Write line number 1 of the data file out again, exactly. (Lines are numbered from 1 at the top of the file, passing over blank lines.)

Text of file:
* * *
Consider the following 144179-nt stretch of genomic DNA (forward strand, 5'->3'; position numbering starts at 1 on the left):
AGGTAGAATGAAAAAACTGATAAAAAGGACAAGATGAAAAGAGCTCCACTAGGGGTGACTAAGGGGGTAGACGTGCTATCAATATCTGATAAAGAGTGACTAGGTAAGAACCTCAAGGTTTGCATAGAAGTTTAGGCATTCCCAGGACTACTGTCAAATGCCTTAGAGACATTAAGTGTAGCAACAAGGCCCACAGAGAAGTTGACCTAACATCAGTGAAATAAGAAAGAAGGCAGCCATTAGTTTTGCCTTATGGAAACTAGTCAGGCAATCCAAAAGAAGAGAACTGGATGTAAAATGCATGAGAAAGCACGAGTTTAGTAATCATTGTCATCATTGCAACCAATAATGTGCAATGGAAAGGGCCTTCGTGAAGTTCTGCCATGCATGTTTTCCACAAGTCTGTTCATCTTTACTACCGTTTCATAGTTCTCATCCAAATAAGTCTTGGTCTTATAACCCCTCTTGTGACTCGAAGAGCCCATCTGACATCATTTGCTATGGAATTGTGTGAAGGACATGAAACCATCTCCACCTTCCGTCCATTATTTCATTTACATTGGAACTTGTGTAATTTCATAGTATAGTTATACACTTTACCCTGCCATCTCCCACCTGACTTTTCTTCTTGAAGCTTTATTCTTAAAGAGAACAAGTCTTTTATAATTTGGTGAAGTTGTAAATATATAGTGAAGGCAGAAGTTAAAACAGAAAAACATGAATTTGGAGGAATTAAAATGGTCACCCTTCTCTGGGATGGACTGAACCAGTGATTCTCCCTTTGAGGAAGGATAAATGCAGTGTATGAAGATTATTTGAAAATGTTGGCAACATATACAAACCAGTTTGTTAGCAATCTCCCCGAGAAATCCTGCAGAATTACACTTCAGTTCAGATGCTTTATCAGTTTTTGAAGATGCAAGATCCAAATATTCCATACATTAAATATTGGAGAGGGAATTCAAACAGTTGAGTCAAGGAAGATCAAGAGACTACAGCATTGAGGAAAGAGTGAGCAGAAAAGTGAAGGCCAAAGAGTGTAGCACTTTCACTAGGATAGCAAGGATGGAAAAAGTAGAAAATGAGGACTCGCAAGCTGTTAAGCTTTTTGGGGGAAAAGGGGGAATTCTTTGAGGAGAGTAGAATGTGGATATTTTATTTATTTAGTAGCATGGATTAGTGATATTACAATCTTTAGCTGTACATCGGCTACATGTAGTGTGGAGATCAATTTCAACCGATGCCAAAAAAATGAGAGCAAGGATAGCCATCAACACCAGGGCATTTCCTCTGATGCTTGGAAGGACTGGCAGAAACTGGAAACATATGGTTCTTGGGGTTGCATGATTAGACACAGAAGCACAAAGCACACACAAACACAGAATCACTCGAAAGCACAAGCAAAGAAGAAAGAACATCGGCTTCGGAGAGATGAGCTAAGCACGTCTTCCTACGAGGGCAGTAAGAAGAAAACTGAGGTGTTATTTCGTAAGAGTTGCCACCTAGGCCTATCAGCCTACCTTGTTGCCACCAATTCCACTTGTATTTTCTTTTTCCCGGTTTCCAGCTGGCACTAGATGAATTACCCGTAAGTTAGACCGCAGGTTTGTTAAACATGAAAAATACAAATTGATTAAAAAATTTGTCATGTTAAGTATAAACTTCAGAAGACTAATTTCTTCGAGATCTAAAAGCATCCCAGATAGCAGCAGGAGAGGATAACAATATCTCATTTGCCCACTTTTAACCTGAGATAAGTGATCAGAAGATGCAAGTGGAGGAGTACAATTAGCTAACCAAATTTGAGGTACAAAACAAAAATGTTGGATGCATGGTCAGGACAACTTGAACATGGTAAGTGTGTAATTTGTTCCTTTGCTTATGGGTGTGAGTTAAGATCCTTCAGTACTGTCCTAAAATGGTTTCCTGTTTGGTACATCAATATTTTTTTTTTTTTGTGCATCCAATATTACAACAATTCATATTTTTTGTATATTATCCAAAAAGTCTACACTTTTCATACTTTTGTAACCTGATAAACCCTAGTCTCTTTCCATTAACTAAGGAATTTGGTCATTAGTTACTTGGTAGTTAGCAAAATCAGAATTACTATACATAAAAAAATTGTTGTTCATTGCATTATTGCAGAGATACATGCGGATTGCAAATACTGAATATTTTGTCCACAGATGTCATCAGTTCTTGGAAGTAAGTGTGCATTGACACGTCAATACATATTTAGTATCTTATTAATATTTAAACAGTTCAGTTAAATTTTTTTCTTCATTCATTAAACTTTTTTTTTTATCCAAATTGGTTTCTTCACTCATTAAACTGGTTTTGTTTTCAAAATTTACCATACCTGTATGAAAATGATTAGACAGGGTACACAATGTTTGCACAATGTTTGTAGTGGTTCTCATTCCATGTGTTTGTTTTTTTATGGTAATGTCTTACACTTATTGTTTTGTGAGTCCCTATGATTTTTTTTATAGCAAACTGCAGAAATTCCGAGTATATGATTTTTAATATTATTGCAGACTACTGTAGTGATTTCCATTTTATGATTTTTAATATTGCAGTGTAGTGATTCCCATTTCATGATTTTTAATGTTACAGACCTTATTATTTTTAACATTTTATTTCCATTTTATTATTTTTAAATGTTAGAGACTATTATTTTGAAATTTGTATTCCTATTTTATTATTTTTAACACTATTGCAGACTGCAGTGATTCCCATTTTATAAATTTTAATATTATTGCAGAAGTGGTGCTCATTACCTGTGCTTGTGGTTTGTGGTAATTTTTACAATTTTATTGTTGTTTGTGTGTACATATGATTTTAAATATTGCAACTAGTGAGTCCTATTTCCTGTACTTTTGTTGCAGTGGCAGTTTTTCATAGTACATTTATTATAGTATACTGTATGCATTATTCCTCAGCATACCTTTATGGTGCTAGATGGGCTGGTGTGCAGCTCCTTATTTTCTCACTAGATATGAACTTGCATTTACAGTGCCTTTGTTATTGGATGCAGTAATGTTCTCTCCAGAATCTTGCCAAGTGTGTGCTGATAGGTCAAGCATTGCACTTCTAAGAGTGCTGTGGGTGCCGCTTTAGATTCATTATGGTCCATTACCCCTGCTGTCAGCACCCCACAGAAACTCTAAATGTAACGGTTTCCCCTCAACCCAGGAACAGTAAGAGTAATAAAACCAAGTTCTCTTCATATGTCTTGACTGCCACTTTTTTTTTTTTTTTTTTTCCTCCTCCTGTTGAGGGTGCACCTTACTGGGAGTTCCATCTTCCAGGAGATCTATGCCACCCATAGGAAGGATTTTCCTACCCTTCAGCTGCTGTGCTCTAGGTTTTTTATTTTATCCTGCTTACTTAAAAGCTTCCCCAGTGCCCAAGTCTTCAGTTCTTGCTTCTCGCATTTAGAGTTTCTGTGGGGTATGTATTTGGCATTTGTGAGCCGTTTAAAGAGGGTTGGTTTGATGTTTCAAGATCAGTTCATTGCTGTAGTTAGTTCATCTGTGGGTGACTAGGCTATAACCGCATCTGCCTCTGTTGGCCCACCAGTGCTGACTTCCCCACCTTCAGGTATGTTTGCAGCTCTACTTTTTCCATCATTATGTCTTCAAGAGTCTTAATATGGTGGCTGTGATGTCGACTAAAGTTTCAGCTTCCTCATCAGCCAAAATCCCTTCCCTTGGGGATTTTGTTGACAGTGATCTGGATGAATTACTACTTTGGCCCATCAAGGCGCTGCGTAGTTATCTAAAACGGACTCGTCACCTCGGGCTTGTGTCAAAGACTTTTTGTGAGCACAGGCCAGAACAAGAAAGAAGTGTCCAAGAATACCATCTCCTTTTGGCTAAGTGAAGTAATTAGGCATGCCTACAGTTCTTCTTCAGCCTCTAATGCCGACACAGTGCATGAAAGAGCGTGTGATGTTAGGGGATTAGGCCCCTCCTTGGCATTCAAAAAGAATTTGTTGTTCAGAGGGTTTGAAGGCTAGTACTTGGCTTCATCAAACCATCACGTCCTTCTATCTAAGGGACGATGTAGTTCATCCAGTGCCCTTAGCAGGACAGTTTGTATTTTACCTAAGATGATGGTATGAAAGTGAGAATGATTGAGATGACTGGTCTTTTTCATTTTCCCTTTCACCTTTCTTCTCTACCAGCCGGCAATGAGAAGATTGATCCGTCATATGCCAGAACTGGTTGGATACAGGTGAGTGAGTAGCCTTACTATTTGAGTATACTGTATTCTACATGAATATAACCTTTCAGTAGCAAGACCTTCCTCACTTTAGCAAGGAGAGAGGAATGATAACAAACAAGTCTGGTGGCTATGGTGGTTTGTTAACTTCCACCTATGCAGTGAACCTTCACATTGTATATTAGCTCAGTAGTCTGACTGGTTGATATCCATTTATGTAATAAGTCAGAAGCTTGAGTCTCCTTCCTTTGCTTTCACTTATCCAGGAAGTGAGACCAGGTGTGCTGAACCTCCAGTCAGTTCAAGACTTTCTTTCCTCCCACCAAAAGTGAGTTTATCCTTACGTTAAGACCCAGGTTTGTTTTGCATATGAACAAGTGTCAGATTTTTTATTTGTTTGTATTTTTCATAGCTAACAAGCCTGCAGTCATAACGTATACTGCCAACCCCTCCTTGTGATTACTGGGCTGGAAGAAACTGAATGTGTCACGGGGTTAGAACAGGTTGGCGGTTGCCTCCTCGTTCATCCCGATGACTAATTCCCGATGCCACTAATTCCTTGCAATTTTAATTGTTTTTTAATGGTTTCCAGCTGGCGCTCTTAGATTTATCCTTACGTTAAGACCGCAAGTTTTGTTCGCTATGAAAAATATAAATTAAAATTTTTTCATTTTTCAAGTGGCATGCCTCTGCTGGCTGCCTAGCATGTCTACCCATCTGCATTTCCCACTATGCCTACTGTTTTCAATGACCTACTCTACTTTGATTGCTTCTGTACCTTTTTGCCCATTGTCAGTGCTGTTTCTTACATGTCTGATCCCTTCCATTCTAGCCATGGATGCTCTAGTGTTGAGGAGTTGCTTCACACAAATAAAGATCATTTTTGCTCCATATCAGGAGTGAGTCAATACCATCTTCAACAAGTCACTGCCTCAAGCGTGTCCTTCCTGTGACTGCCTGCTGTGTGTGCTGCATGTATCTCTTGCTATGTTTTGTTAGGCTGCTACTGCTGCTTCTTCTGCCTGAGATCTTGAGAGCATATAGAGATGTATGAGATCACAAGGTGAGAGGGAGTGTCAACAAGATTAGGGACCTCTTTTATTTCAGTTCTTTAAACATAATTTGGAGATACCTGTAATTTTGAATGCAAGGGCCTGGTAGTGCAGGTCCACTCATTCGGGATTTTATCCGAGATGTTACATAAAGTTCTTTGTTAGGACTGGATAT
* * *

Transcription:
Consider the following 144179-nt stretch of genomic DNA (forward strand, 5'->3'; position numbering starts at 1 on the left):